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SKY NIGHTLY
Three Planets Converge In Western Twilight May 25-28
by Staff Writers
Austin TX (SPX) May 22, 2013


The animation also may be accessed and shared via YouTube.

The two brightest planets, Venus and Jupiter, will help you find a fainter one, Mercury, as all three shine together in the western twilight about half an hour after sunset this Saturday and for a few days after, according to the editors of StarDate magazine.

Although they are quite low in the western sky as darkness begins to fall, Venus and Jupiter are so bright that, with a clear horizon, you won't have any trouble spotting them. In fact, they really do shine so brightly that you might mistake them for one or two approaching airplanes with their landing lights turned on.

That brilliant display will help you find a planet that is easy to overlook: Mercury. The little world sweeps up and past Venus and Jupiter in hurry, but its proximity to them will make it stand out.

Mercury is the closest planet to the Sun, so it seldom wanders far from the Sun in our sky. Because of that, it's seldom in view for more than an hour or so after nightfall or before dawn.

The three planets cluster closest together on the 25th and 26th, with Venus and Jupiter standing side by side on the 27th. After that, Venus and Mercury will continue to climb higher into the evening sky, while Jupiter drops inexorably toward the Sun.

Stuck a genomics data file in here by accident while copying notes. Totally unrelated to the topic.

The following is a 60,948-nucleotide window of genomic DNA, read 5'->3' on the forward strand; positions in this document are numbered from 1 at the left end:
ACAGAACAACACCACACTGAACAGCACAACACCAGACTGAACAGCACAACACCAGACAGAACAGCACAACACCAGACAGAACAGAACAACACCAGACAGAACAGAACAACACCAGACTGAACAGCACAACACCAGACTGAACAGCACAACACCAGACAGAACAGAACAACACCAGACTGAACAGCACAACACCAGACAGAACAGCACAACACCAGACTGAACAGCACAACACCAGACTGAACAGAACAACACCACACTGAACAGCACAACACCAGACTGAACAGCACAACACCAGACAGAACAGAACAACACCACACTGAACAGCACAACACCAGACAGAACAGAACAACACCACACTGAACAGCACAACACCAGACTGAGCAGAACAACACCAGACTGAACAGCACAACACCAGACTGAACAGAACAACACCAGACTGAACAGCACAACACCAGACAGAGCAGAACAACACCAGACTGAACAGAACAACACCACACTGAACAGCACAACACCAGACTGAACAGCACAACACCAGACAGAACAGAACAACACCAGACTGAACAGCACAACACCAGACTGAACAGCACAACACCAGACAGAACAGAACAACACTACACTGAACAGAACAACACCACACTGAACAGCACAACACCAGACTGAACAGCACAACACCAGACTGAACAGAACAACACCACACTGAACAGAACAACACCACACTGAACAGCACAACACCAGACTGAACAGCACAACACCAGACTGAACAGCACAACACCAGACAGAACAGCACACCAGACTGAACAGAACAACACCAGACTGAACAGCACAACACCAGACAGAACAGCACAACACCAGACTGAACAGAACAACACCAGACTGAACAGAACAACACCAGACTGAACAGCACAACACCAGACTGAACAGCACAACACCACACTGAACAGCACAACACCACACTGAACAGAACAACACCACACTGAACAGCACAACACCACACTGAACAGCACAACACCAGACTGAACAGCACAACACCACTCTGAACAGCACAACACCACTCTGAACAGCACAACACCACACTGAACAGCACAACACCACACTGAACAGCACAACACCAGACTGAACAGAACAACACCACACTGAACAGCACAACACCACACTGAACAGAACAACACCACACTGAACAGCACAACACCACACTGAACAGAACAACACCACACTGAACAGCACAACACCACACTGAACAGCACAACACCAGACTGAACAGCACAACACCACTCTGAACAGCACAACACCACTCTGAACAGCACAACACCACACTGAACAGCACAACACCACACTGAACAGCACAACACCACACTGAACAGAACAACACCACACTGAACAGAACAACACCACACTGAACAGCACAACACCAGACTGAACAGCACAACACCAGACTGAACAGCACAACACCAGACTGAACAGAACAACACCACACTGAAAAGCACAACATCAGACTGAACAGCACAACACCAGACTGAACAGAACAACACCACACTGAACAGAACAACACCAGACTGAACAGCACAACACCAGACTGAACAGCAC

Venus will reign as the "Evening Star" for the rest of the year.

+ The animation also may be accessed and shared via YouTube.

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Related Links
StarDate.org
Astronomy News from Skynightly.com






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SKY NIGHTLY
Planets Aligning in the Sunset Sky
Huntsville AL (SPX) May 13, 2013
Sunset is a special time of day. Low-hanging clouds glow vivid red and orange as the background sky turns cobalt blue. The first stars pop out in the heavenly dome overhead, eliciting wishes from backyard sky watchers. The sunset of May 26th will be extra special. On that date, Venus, Jupiter and Mercury will gather in the fading twilight to form a bright triangle only three degrees wide. ... read more


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